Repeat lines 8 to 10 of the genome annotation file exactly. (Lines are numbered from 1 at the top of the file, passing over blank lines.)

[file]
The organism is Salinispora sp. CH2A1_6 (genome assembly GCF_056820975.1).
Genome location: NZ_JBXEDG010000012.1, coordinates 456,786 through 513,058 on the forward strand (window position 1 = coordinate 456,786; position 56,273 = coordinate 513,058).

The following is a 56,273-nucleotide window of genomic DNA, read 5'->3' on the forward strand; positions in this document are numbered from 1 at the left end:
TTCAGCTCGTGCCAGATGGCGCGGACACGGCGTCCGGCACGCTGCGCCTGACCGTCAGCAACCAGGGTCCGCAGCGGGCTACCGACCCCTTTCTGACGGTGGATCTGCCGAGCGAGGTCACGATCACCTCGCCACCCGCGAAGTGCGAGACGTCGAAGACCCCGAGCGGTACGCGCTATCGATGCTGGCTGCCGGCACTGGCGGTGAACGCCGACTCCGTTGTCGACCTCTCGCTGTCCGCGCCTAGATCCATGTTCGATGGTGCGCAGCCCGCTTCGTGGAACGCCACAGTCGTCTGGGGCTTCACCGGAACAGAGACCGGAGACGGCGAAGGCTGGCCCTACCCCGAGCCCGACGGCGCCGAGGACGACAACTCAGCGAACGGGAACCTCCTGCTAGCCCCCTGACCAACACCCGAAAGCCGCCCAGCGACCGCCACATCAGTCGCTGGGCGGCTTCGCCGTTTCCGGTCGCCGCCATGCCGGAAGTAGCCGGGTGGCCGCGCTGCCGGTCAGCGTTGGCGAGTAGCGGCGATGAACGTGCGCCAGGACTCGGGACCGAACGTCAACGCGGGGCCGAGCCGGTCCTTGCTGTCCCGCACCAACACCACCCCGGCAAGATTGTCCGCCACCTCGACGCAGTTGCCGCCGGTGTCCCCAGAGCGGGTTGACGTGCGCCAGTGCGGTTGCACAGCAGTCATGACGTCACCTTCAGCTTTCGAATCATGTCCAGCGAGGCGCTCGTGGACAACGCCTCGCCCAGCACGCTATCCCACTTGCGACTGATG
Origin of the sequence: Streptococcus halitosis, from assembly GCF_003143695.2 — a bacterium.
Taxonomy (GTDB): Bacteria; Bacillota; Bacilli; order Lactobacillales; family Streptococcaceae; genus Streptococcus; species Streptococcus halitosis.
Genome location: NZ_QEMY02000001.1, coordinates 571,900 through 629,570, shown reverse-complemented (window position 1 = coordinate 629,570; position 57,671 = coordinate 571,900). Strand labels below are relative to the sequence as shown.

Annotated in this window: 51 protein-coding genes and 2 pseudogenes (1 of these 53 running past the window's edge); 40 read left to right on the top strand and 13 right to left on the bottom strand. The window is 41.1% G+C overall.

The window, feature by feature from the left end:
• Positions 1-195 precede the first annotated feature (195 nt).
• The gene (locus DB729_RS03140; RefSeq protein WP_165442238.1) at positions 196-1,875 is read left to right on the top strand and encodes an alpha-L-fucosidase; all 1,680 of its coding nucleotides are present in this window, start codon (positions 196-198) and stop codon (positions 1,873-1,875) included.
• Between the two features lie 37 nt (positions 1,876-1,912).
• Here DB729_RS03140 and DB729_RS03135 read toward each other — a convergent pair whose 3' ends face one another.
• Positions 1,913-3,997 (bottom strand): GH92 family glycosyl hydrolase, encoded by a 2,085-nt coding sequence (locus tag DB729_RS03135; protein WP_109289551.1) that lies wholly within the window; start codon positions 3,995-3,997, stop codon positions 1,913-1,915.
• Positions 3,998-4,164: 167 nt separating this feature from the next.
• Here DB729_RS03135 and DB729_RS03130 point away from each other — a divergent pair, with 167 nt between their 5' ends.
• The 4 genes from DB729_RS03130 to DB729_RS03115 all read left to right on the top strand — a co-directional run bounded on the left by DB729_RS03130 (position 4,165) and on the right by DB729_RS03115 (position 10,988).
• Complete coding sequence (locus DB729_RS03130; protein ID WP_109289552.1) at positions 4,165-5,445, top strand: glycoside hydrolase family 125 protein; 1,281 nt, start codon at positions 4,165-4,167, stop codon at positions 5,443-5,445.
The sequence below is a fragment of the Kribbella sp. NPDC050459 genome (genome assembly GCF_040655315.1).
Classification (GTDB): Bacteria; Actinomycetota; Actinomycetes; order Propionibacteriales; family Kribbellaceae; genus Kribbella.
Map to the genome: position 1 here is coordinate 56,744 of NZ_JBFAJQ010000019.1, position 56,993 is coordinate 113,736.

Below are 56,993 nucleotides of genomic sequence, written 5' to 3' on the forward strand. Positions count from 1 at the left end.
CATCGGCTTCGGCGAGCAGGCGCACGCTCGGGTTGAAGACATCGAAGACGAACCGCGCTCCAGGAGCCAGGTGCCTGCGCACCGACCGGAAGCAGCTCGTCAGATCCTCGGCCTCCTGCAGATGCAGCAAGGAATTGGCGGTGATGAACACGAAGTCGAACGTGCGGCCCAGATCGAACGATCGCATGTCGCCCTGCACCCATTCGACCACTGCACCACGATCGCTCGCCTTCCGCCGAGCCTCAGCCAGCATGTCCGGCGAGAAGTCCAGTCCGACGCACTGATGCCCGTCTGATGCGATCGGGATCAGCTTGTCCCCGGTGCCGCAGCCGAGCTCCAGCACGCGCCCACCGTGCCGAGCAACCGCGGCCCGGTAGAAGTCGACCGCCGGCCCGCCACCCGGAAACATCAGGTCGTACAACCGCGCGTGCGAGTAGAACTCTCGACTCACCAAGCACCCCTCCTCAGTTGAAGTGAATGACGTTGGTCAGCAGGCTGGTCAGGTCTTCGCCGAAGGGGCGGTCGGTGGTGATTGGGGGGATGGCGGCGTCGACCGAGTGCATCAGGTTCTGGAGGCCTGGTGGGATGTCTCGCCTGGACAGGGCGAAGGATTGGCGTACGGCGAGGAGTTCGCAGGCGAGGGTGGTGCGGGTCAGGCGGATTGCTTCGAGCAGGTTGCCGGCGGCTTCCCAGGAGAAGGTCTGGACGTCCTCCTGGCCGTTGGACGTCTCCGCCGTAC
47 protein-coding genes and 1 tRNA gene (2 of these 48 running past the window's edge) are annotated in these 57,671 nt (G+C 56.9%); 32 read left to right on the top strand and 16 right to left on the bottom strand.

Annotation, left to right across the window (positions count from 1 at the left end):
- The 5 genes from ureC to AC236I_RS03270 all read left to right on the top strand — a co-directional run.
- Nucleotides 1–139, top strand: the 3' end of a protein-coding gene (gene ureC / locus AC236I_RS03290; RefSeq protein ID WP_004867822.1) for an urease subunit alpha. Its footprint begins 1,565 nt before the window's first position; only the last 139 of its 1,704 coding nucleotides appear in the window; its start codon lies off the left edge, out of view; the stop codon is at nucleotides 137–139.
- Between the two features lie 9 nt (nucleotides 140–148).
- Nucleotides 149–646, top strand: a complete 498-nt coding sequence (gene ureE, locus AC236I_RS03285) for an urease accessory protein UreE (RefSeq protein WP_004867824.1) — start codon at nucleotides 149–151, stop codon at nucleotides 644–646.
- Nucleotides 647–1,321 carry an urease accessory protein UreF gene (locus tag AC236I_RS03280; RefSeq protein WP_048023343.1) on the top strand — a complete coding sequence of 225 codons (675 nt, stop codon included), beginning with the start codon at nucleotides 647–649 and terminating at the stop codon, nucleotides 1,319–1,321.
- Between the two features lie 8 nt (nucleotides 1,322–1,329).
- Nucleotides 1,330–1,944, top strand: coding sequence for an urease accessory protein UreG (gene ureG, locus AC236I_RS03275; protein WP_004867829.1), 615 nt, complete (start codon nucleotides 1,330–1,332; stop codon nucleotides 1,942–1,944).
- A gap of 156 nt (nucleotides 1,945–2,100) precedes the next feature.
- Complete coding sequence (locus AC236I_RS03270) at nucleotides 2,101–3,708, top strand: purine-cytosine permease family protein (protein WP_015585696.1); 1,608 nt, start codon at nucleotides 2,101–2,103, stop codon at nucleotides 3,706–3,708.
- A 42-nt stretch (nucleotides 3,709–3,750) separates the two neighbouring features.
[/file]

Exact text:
Annotated in this window: 51 protein-coding genes and 2 pseudogenes (1 of these 53 running past the window's edge); 40 read left to right on the top strand and 13 right to left on the bottom strand. The window is 41.1% G+C overall.

The window, feature by feature from the left end:
• Positions 1-195 precede the first annotated feature (195 nt).